Hello - I am hoping someone can point me in the right direction. I suspect that the sister of my 2x great grandmother somehow ended up in the Cork Workhouse. Her name would have been Margaret Minogue, and she would have come from Feakle, Clare. There is a Margaret Mannix (known Minogue surname variant) who gave birth to a son, Charles, in the workhouse in 1894. Is there a way to access any information about this Margaret Mannix, and how she came to be in the workhouse? I have strong DNA connections to whom I believe is a descendant of Charles, Margaret's son. However, I cannot confirm this connection absolutely without more information or proper documentation. I would be grateful for any help anyone can provide!
Although government run poor relief was in existence in Cork City from the 1735, the Cork City Poor Law Union was not officially declared until 1839. The Workhouse was opened in 1841 at a cost of £20,800. It was built to house a maximum capacity of 2,600 inmates. The Cork City Workhouse was built to accomodate people from the areas of Ballincollig, Blarney, Carnavar, Carrigaline, Cork City, Cove, Glanmire, Grehagh, Inniscarra, Inniskenny, Kilquane, Monkstown, Rathcoony, and Whitechurch.
In 1924 the Cork City Workhouse became the county home.
The Cork City Workhouse site is now occupied by St Finbar's hospital with several of the original buildings still in use.
|For more information see here||Ireland||VIEW SOURCE|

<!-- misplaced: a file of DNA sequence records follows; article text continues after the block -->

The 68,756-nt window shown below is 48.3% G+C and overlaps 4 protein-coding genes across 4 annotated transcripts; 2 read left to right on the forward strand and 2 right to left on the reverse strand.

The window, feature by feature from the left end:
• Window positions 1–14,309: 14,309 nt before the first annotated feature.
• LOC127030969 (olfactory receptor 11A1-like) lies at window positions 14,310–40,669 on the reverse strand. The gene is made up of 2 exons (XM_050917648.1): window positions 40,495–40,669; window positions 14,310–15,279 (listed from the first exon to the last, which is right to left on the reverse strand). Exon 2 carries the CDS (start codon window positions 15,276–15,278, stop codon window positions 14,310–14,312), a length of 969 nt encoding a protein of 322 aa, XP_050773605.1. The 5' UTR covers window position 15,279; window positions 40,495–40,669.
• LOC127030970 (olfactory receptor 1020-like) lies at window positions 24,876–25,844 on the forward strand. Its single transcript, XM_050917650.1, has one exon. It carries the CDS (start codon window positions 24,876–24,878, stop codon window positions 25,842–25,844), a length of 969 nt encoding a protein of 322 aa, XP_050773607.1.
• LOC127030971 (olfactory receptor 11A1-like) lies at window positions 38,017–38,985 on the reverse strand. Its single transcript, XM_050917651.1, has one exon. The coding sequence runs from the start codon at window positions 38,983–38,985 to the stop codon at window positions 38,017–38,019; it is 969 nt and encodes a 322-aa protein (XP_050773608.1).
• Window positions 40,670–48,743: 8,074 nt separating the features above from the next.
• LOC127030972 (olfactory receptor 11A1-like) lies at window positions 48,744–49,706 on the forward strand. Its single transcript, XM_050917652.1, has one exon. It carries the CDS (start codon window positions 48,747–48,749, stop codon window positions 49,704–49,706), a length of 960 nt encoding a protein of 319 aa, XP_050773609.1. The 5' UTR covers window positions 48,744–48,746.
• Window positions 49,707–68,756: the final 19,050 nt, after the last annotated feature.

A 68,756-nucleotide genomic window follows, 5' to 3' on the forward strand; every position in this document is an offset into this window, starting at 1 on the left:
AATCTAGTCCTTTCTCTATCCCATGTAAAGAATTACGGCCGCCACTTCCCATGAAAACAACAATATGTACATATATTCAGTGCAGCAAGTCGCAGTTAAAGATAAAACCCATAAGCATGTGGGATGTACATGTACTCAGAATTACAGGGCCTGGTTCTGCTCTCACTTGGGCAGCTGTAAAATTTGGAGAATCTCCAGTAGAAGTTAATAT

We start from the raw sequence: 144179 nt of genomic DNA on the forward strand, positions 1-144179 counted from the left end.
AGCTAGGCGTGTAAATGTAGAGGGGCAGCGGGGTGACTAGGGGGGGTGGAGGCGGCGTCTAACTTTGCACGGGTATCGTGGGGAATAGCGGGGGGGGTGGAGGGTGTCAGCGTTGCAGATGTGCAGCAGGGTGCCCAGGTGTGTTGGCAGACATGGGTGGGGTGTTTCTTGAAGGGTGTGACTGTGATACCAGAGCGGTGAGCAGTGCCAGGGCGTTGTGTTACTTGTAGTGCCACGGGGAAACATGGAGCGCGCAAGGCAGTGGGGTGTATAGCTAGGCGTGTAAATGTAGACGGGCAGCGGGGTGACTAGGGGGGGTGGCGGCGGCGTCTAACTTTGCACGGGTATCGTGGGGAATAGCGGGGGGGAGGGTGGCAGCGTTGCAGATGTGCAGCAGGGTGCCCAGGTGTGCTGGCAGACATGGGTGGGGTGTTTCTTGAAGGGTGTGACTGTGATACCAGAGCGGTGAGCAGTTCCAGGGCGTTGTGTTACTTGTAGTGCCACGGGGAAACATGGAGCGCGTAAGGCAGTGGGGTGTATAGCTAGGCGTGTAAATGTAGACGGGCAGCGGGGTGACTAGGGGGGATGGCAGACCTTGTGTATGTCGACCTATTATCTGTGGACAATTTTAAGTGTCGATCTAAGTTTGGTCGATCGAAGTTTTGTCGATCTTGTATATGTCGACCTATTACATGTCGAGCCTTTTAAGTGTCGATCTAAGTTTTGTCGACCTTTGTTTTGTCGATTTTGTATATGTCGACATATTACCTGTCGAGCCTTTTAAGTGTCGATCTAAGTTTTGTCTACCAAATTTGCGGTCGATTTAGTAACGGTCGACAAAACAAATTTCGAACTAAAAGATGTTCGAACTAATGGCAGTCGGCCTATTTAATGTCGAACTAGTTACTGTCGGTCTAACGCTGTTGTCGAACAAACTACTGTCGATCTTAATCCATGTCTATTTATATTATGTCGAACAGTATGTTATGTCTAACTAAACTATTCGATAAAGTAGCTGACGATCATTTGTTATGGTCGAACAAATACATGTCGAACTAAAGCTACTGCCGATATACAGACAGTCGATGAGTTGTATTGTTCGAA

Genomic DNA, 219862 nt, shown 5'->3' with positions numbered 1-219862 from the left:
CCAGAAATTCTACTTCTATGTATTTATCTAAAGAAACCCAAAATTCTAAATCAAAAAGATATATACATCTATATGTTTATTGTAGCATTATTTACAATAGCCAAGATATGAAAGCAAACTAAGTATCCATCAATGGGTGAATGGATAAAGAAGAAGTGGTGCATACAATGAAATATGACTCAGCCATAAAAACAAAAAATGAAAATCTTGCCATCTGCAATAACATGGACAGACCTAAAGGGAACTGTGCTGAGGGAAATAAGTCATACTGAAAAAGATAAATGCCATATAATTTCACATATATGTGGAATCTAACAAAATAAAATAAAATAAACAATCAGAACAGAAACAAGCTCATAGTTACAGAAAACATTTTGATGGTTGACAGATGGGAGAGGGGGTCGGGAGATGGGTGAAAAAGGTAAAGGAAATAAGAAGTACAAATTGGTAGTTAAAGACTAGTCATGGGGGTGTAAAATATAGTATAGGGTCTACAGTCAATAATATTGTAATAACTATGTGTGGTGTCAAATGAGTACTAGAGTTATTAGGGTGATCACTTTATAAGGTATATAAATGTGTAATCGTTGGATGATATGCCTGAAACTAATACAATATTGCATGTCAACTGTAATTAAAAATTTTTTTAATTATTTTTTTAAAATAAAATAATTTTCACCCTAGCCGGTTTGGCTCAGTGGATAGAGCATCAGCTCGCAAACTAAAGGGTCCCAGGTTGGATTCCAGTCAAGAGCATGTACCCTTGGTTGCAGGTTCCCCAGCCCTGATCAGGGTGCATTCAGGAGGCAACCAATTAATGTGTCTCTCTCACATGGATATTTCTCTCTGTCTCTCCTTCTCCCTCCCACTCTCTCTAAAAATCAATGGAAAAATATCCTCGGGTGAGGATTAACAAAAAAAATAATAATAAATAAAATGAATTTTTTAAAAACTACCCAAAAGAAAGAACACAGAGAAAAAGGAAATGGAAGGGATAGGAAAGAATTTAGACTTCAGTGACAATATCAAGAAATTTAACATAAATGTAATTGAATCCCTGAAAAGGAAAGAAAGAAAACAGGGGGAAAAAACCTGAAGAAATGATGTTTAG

|County Cork Archives||Ireland||VIEW SOURCE|
Type of Building:
mjz824Thursday 9th April 2020, 07:39PM
Your best bet would be to click on the link above for the County Cork archives. By contacting them you may be able to find more relevant documentation. Also, have you created an Ancestor Chronicle for Margaret? If so then you can link her to the Cork Workhouse and hopefully get some advice from our wonderful team of volunteers.
As for a specific reason why she came to be in the Workhouse, this is a bit more difficult, as specific reasons were rarely recorded. However, a number of the Workhouse Infirmaries doubled as lying-in hospitals, so there are a lot of children who were born in the Workhouses even though their mothers were not inmates. Again, the Cork Archivist should be able to tell you this.
Please do create Ancestor Chronicles for Margaret and Charles as it sounds like a great story.
All the best
Chronicles EditorFriday 10th April 2020, 08:53AM
My grandfather was born in the Cork Workhouse in 1886. His name was Jeremiah Donovan. His mother was Hanora (Nora) Donovan nee Lyons. His two older brothers, Richard and Daniel Donovan were there as well. They had to go there because his father was in America. Where would the baptismal and birth records for the work house be? Is there any information as to why they had to go into the workhouse? Thanks.
MarySunday 3rd October 2021, 12:36PM